Presentation on theme: "Biotelemetry: A Review of the Art and Some Interesting Circuits for Low-Power, Low- Noise Frequency Synthesis Ron Spencer, Ph.D. Postdoctoral Candidate."— Presentation transcript:
Biotelemetry: A Review of the Art and Some Interesting Circuits for Low-Power, Low- Noise Frequency Synthesis Ron Spencer, Ph.D. Postdoctoral Candidate Seminar September 25, 2003
September, 25, 2003The Krasnow Institute Seminar Preview n Biotelemetry: What is it and why use it? n Prior Work & Typical Specs n Basic architecture of Telemetric Transceiver n Power Reduction Strategies n Data Conversion (using converters) n Frequency Synthesis: - PLLs - VCOs (using magnetic coupling) - Frequency division (using injection-locking) n Summary
September, 25, 2003The Krasnow Institute Seminar What is it and why would you use it? n Necessity - Implantable prosthetics - retinal, cochlear, pacemaker - Animal tracking - freedom of movement n Quality of measurement - tethering forces on electrodes n Convenience - Multi-electrode stimulation/recording - Vital sign monitoring in critical situations Why Use It? Biotelemetry is the wireless transmission of automatically measured physiological data from the point of sensing to a remote location. However, in practice the term also refers bidirectional wireless data transfer and remote powering.
September, 25, 2003The Krasnow Institute Seminar Applications n Neuroprosthetics (neurostimulation) n Multi-electrode recording n Vital sign monitoring in critical and ambulatory care n Vital sign monitoring of pilots and astronauts n Remote wildlife monitoring and tracking (avian, fish, mammals, reptiles - activity, depth, altitude, temperature, mortality) n Temperature n EMG, Motor activity n EEG n ECG, Heart rate n EOG n Pressure (e.g. arterial, venous, left ventricular, intra-ocular, bladder, & kidney) - Transoma Medical Measurements Mini Matter: Pediatric to geriatric, mice to men, miniaturized [biotelemetry] products from Mini Mitter are appropriate for all research subjects.
September, 25, 2003The Krasnow Institute Seminar Wearable Devices Mini Mitters Actiwatch TM - Medical diagnostics Mini Mitters Actiwear TM - Periodic Limb Movement for diagnosing sleep disorders Mini Matters Actical TM - Accelerometer for diagnosing obesity, nutrition, exercise, and rehabilitation Externally worn devices do not need to be extremely low- power.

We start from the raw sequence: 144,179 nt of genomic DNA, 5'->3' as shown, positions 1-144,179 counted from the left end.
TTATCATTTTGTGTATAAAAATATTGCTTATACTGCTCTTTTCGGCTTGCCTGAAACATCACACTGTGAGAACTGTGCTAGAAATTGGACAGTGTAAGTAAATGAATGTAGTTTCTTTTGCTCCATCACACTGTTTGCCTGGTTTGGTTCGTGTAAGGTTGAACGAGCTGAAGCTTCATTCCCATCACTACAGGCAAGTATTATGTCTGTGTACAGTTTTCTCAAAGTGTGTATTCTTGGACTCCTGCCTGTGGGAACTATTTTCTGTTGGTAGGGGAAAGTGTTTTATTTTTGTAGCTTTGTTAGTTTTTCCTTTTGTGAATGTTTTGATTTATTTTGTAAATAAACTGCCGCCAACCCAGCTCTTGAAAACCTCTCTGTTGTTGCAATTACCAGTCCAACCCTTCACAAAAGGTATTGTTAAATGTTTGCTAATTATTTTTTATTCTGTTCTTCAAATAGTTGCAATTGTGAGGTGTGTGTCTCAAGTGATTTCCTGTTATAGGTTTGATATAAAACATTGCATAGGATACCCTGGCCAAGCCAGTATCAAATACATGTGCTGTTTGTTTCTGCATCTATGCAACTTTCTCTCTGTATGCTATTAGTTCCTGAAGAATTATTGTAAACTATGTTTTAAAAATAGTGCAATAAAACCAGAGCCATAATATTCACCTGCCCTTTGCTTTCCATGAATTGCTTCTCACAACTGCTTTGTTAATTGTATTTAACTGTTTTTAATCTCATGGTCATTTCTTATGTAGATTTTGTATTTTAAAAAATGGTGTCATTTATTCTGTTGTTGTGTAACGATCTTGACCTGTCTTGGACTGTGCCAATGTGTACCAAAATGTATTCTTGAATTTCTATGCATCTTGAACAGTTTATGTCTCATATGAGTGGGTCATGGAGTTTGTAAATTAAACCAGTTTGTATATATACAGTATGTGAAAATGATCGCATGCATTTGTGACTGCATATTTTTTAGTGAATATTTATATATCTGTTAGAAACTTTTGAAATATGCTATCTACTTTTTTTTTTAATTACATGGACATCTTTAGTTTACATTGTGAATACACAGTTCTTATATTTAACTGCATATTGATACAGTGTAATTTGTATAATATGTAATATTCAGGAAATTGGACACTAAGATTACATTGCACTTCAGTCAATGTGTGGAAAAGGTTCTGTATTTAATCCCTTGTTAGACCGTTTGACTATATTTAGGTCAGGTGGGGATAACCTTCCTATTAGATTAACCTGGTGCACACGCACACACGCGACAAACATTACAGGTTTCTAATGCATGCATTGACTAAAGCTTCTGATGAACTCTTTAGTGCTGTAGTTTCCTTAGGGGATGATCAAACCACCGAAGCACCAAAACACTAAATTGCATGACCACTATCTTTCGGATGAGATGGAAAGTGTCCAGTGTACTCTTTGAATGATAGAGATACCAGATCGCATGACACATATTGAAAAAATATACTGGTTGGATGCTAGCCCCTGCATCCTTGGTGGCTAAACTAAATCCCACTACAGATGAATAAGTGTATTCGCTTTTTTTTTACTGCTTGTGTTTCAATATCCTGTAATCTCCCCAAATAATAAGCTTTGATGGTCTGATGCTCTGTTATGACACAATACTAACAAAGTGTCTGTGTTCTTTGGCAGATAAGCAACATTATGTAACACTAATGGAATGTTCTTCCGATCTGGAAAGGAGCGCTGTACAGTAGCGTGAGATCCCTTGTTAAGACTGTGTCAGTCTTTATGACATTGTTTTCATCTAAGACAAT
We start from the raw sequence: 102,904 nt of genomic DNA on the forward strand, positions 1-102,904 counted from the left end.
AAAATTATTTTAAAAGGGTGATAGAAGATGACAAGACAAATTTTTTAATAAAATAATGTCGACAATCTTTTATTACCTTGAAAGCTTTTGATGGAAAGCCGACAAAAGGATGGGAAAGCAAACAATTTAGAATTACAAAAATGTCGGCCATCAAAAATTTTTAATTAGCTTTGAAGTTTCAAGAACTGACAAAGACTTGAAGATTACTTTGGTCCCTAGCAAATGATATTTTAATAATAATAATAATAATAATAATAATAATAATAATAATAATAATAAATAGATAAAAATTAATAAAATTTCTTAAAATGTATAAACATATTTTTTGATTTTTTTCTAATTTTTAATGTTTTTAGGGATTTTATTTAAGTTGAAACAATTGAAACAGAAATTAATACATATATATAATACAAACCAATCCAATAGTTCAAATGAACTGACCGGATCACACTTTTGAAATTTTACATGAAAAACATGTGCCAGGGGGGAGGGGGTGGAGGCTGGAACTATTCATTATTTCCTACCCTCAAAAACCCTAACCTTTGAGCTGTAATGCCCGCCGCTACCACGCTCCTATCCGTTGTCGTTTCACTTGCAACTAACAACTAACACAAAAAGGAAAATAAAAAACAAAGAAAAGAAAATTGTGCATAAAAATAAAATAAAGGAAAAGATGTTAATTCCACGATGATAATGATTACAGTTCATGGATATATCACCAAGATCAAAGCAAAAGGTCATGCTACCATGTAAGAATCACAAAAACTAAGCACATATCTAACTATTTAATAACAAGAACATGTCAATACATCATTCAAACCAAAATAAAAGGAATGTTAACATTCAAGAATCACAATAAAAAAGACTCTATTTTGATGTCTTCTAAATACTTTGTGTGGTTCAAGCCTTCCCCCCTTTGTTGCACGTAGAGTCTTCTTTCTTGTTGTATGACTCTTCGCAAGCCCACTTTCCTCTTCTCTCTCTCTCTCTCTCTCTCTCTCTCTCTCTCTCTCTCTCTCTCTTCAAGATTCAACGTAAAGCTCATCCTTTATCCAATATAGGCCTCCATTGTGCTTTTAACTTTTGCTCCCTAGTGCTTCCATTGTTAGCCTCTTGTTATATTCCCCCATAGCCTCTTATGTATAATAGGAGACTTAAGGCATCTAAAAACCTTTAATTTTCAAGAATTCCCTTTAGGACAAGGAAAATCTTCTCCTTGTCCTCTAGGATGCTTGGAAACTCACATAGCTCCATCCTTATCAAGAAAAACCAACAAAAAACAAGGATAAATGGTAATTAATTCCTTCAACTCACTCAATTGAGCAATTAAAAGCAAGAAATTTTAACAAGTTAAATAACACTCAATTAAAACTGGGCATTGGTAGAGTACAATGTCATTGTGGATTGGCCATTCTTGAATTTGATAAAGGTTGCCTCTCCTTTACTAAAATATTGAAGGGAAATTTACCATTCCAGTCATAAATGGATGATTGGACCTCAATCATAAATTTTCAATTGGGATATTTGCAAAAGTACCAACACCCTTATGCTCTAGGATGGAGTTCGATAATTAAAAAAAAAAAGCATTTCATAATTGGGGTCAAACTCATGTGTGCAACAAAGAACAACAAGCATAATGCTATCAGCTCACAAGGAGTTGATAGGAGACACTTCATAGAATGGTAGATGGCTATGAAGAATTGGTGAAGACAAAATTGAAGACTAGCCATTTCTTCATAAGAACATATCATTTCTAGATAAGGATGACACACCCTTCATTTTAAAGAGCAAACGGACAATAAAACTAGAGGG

September, 25, 2003The Krasnow Institute Seminar Commercial Devices for Physiological Monitoring Mini Mitters Vital View TM Body Core Temperature Heart Rate Gross Motor Activity Running Wheel Turns Drinking/Licking Frequency Feeding Behavior Ambient Temperature Ambient Light Implantable transmitters (temperature and gross motor movement) Implantable e-mitters (heart rate and movement monitoring) Receiver Companies: Biotelemetrics, Inc. Kent Scientific Mini Mitter Spacelabs Transoma Medical (formerly Data Sciences Intl.)
September, 25, 2003The Krasnow Institute Seminar Prior Work n Monitoring and Recording n Neurostimulation n Sieve electrode recording (Akin et al.) n Sympathetic nerve activity and ECG measurement (Enokawa, et al.) n Auditory experimentation (Lukes, et al.) n Monitoring of freely moving animals and insects n Single neuron discharge in monkeys n Retinal prosthesis - retinitis pigmentosa and macular degeneration - MIT - 2nd Sight (Alfred Mann Foundation) - Gregg Suaning, U. New South Wales (100 ch. Bidirectional RF-CMOS) n Cochlear prosthesis - Advanced Bionics Corporation n Pacemakers
September, 25, 2003The Krasnow Institute Seminar Typical Specifications n Input Impedance: up to 1G ohms, 10pF (e.g. for good voltage xfer from electrodes) n Sensitivity: mV n Channel bandwidth: 100-100kbs, 1Mbs needed n Carrier frequencies: 1-200MHz (contrast with fund. mode crystals up to around 40MHz) n LO Phase Noise: -100dBc/Hz spot noise at 500kHz offset from carrier (contrast with state-of-the-art optical communications: -100dBc/Hz at 100kHz from 2.5GHz approx. 32dB lower!) n Size: 10s of mm side length (contrast with typical IC sizes of 4-30 sq. mm.) n Weight: 1-40g n Inductor sizes: mm (half-wavelength) (motivation for higher carrier frequencies: λ = c / ε r / f ) n RF link operating distance: cm to meters n Power consumption: mW n Power supplies: (set by technology): 3.3V - 1.0V n Temperature Range: Wildlife apps: -20-50 C, Implants: 30-45 C ? n Battery Life: 100s of hrs to several years n Packaging Materials: PECVD silicon dioxide, silicon nitride, DLC, parylene
September, 25, 2003The Krasnow Institute Seminar Telemetric Transceiver - Block Diagram Sensor/Preamp n Data Conv. RectifierRegulator MUX Sensor/Preamp 1 Power Inductive Power/Data Link (E.g. sigma-delta modulators) LO (Xtal, SAW, or PLL) Tissue interface Piezoresistive accelerometers SAW resonators Thermistors Pressure sensors Ion concentration sensors Micro-electrode arrays M L ext L int Mod/Dem: PCM, PPM, PSK, etc.
September, 25, 2003The Krasnow Institute Seminar Power Reduction Strategies n Devise low power standby modes (turn circuits off when not in use) n Smaller technology & lower power supply voltage n Inductive power coupling (>70% efficiency) n Low-power mod/demod; e.g. PCM n Reduce RF data link operating distance n Magnetically-coupled oscillators (instead of shielding) n Injection-locked frequency division (on the order of 6dB power reduction over brute-force methods)
September, 25, 2003The Krasnow Institute Seminar Data Conversion: Modulators l Similar to integrate-and-fire neuron l Very simple to implement l Very high resolution at audio frequencies (up to 20 bits) l Oversampling pushes quantization noise out to high frequencies (noise shaping) l Insensitive to many analog non-idealities + 1/s Sensed analog voltage in Bit stream out 8 5 A.K.A. The Line-Draw Algorithm: How to get from point A to point B in the straightest line on a Manhattan grid: clock 0 - 0 + 5 = 5 (< 8 quiet move over 0) 5 - 0 + 5 = 10 (>=8 fire move up 1) 10 - 8 + 5 = 7 (< 8 quiet move over 0) 7 - 0 + 5 = 12 (>=8 fire move up 1) 12 - 8 + 5 = 9 (>=8 fire move up 1) 9 - 8 + 5 = 6 (< 8 quiet move over 0) 6 - 0 + 5 = 11 (>=8 fire move up 1) 11 - 8 + 5 = 8 (>=8 fire move up 1) 5 pulses out of 8 Example: analog input 5/8 of full-scale: